first_imgRelated posts:Actor Leonardo DiCaprio talks about illegal fishing in Costa Rica’s Cocos Island Police rescue giant sea turtle from trunk of a car after shootout with suspects Following public outcry, Costa Rica temporarily blocks exports of hammerhead shark fins Sea Shepherd’s Paul Watson turns to human rights commission to block Costa Rica’s legal chase Park rangers on June 14 detained a boat fishing illegally near Cocos Island National Park, a protected marine area more than 300 miles from Costa Rica’s Pacific Coast. The boat’s fishermen had hooked 11 sharks on their longlines before the rangers intervened.Officials were able to free four sharks, but seven others died. Among the dead sharks was an endangered scalloped hammerhead.The area around Cocos Island is known for its abundant shark population, but biologists estimate that illegal fishing in the area has lowered numbers of some species by as much as 70 percent.Recommended: Actor Leonardo DiCaprio talks about illegal fishing in Costa Rica’s Cocos IslandDespite the installation of a state-of-the-art radar system on Cocos Island, sharks and other marine life surrounding the island still endure frequent threats from illegal fishing in the area, according to the park’s administrator, Geiner Golfin. Sharks caught off the coast of Costa Rica. (Courtesy of Geiner Golfin) A hammerhead shark swims off the coast of Cocos Island in the Costa Rican Pacific. (Courtesy of Geiner Golfin) (Courtesy of Geiner Golfin) Facebook Commentslast_img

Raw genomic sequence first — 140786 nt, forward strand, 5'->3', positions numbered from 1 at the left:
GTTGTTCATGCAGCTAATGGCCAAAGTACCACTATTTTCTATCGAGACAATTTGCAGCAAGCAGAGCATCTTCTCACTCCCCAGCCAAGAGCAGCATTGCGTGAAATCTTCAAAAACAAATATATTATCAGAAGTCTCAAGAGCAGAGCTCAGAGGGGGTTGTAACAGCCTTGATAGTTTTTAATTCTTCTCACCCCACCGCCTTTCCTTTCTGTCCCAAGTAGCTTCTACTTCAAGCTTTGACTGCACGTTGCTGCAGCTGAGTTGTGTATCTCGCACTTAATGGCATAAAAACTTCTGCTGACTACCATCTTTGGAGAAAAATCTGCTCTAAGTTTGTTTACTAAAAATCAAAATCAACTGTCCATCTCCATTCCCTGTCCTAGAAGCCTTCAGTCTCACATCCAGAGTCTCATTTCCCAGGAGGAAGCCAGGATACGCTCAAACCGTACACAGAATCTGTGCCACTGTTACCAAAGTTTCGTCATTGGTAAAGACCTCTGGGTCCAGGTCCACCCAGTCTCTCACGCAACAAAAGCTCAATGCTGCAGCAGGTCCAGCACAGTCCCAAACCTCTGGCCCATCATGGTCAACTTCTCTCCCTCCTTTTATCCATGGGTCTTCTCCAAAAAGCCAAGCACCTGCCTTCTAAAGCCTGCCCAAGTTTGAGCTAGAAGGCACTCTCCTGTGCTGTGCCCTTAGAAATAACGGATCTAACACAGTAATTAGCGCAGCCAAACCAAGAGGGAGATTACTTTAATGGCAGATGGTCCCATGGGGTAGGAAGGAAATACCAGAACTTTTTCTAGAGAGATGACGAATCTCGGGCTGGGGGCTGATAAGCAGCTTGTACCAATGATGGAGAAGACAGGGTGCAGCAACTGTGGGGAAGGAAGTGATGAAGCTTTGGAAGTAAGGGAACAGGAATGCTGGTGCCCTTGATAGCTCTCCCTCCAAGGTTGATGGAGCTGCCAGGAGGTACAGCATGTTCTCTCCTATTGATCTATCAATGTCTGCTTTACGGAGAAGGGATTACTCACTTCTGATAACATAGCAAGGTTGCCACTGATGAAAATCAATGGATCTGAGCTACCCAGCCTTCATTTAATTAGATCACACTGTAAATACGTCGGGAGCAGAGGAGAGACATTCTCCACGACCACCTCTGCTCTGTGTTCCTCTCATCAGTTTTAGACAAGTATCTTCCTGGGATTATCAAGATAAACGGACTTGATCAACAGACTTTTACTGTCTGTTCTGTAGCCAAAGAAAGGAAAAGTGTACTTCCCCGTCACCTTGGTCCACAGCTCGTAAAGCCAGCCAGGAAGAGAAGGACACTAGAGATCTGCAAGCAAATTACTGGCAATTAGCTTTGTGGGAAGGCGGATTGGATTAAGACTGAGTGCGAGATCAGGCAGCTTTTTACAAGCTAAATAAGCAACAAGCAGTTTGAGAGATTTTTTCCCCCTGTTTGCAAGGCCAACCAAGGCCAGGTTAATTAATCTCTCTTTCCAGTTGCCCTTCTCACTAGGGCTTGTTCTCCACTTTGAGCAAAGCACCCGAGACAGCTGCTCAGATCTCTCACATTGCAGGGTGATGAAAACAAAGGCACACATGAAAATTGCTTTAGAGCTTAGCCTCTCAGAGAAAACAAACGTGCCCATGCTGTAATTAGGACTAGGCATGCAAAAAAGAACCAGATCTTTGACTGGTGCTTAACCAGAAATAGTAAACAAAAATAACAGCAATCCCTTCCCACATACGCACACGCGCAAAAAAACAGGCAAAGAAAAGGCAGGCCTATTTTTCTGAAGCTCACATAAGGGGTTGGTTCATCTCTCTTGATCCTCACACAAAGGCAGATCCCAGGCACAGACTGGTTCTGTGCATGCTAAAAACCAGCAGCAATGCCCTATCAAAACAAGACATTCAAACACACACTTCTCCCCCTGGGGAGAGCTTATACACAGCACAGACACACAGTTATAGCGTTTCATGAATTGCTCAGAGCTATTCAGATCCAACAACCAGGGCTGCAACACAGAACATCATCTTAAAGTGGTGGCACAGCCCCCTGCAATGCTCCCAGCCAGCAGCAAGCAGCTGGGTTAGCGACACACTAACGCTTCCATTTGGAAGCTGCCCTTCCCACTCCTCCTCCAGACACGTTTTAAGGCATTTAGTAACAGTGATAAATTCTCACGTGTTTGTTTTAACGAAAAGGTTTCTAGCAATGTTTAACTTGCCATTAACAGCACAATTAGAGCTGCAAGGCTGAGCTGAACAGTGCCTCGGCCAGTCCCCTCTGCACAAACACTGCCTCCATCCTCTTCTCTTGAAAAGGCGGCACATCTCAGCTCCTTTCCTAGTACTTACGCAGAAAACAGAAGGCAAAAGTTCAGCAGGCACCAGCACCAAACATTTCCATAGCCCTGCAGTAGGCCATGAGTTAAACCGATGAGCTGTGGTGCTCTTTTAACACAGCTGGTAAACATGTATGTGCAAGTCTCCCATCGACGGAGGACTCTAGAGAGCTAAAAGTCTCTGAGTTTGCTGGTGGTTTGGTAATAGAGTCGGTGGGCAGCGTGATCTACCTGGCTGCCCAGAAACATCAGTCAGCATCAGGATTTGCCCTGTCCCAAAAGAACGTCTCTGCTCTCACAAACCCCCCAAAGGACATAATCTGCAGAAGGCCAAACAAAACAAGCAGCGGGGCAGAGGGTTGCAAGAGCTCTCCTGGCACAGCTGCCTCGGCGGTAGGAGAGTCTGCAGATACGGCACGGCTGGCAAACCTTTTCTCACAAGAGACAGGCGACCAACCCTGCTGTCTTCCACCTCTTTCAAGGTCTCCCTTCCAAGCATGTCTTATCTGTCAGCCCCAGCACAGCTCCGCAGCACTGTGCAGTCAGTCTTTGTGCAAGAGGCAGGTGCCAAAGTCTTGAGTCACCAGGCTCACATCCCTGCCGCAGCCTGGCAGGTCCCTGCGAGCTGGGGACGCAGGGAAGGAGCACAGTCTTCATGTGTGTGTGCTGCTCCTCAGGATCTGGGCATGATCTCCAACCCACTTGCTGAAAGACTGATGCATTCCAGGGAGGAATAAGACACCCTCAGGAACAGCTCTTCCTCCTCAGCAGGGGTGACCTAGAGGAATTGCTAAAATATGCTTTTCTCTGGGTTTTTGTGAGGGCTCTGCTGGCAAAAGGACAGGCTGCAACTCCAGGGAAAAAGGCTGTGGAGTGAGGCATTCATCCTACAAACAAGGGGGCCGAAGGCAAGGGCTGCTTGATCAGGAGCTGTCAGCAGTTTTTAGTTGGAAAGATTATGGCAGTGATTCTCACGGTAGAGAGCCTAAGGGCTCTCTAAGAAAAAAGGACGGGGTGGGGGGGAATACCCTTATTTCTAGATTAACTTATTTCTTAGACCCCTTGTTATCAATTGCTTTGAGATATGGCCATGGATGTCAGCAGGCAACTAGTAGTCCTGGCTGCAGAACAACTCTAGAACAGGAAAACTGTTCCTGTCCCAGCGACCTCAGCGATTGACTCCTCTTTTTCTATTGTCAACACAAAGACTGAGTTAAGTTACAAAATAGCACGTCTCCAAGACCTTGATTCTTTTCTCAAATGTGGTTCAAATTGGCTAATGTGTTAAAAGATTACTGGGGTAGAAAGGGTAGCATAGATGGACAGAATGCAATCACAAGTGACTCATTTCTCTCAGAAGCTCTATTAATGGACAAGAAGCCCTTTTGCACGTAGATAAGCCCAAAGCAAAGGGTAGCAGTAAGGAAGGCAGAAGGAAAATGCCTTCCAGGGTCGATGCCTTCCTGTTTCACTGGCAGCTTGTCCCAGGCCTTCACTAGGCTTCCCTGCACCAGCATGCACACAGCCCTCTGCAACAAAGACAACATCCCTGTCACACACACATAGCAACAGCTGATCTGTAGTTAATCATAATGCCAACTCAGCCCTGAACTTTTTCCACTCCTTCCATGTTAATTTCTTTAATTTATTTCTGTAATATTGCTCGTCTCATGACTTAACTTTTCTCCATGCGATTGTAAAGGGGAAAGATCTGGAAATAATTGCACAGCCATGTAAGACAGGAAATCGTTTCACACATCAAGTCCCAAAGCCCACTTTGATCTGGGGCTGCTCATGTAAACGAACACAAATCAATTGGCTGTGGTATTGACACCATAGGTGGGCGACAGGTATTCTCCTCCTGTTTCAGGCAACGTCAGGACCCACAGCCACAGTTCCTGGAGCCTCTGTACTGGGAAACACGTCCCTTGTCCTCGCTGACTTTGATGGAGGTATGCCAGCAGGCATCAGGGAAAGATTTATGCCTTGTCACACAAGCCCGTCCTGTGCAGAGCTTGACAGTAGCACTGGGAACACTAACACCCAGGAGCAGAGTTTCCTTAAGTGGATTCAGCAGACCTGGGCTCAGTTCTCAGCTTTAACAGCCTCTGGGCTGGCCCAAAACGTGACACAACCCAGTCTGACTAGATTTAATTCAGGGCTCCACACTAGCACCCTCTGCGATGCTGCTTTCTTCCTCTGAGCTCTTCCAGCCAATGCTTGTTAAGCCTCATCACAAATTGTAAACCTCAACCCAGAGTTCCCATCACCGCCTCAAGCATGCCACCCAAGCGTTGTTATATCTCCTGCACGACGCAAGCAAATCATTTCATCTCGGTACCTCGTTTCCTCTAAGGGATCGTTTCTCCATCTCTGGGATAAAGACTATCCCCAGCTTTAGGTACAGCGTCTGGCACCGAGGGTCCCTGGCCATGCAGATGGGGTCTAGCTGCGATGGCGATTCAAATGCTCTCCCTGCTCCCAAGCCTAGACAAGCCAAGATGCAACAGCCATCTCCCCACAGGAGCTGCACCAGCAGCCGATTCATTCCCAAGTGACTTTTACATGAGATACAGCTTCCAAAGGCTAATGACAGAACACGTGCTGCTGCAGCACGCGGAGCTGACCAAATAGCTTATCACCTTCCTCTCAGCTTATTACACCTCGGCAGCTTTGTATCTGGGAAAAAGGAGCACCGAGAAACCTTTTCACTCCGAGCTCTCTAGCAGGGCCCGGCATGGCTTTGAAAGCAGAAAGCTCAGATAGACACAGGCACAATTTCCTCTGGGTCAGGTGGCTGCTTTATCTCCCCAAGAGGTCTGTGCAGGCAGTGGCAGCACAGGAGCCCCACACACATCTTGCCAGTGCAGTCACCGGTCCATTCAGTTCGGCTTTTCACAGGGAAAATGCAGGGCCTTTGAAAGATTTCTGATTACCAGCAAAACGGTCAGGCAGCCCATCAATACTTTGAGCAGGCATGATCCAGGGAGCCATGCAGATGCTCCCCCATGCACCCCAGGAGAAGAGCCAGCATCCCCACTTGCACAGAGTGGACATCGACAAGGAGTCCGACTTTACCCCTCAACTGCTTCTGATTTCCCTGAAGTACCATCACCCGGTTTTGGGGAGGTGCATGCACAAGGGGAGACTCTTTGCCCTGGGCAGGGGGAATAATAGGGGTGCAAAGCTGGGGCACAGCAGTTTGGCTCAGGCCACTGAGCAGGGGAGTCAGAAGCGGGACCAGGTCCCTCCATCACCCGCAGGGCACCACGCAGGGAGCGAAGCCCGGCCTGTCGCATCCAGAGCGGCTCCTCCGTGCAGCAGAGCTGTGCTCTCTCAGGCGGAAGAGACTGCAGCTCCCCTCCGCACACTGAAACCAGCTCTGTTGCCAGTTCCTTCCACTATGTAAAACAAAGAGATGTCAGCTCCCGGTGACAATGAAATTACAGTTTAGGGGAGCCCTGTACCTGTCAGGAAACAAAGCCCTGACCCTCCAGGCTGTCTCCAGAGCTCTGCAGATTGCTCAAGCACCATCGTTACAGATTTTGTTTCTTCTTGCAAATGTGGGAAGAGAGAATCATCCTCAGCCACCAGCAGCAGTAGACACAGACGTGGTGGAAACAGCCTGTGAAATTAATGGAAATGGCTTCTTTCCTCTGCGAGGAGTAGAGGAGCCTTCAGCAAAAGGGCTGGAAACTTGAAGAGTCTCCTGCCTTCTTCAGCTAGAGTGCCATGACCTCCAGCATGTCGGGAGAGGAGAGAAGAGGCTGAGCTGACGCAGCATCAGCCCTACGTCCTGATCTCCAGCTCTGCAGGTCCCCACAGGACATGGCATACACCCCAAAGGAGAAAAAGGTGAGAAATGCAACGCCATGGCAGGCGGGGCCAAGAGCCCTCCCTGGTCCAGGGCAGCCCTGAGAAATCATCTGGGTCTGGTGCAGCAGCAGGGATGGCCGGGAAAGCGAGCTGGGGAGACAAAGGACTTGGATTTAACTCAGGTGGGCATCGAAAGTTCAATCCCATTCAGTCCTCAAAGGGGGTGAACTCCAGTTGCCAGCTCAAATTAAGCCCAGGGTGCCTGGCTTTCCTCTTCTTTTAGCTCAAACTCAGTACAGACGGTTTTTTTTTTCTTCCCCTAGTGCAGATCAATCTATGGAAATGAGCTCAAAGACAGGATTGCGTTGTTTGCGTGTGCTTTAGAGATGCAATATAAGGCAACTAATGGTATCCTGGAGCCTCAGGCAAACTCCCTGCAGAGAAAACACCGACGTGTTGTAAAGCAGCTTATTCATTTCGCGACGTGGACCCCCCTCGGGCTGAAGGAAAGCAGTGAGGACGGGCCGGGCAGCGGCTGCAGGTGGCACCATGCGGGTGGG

Leave a Reply

Your email address will not be published. Required fields are marked *